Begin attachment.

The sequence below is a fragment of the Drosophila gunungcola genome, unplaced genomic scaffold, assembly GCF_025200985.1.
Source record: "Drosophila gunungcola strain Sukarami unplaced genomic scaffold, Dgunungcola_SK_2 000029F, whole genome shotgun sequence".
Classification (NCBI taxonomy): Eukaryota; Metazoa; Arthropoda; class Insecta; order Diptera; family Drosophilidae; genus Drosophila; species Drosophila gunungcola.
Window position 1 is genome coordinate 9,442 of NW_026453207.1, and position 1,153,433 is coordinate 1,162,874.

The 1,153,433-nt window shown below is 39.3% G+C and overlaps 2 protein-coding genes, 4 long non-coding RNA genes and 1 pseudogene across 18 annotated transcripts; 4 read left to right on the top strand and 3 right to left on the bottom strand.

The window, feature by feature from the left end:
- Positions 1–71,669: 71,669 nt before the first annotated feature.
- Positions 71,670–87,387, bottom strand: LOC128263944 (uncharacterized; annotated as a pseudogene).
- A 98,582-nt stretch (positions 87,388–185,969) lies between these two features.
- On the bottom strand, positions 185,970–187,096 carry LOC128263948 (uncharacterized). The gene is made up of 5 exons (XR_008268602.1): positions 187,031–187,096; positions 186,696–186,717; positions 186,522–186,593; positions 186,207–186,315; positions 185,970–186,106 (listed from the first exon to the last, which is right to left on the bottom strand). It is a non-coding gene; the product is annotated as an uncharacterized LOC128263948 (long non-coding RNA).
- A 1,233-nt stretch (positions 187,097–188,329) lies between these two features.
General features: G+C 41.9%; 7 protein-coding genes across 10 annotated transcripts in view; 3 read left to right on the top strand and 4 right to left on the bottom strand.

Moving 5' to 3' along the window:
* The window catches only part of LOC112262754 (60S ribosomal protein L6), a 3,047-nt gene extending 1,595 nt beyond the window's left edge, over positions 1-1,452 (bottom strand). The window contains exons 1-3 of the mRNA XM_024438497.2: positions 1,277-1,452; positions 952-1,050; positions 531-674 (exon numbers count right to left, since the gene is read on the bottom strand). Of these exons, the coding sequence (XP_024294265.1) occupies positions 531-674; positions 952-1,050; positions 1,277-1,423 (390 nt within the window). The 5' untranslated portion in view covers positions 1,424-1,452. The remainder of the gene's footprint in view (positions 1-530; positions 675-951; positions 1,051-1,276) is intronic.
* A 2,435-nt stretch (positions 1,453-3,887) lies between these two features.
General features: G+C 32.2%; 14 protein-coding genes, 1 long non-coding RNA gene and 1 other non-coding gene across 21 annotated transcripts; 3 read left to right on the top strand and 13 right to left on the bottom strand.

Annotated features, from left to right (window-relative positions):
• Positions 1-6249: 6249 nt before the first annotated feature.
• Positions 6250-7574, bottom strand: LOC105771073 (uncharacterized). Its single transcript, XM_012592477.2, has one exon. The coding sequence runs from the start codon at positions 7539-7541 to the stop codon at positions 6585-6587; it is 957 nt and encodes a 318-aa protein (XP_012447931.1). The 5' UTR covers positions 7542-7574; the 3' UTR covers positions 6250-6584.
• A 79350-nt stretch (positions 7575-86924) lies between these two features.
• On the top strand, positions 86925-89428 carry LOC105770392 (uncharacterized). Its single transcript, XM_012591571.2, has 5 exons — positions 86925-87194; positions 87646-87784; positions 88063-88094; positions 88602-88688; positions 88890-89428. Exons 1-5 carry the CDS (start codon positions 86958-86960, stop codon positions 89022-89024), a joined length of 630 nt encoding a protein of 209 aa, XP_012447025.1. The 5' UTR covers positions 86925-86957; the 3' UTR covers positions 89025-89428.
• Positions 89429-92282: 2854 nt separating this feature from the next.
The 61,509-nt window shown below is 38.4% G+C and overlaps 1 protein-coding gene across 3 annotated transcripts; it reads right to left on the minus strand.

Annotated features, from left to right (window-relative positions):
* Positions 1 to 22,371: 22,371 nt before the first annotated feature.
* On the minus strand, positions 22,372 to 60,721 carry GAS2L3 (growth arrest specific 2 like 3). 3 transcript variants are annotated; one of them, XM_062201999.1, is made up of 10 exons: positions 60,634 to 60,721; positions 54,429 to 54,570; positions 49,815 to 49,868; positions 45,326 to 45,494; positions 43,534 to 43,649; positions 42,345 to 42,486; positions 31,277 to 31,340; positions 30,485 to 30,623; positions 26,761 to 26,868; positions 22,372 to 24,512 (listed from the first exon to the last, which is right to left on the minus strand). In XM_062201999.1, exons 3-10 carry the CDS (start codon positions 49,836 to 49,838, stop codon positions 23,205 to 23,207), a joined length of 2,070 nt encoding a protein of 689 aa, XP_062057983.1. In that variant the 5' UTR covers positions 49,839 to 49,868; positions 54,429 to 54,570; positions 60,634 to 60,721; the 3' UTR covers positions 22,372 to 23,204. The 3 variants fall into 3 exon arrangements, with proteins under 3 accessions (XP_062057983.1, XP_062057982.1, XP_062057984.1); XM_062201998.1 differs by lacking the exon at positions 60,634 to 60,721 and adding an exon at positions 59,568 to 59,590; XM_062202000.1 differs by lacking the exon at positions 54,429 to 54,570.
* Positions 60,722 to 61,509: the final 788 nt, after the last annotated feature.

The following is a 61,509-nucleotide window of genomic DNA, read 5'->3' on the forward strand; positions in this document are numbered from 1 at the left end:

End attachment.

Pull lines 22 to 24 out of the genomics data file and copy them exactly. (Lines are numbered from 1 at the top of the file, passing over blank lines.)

• Positions 89429-92282: 2854 nt separating this feature from the next.
The 61,509-nt window shown below is 38.4% G+C and overlaps 1 protein-coding gene across 3 annotated transcripts; it reads right to left on the minus strand.

Annotated features, from left to right (window-relative positions):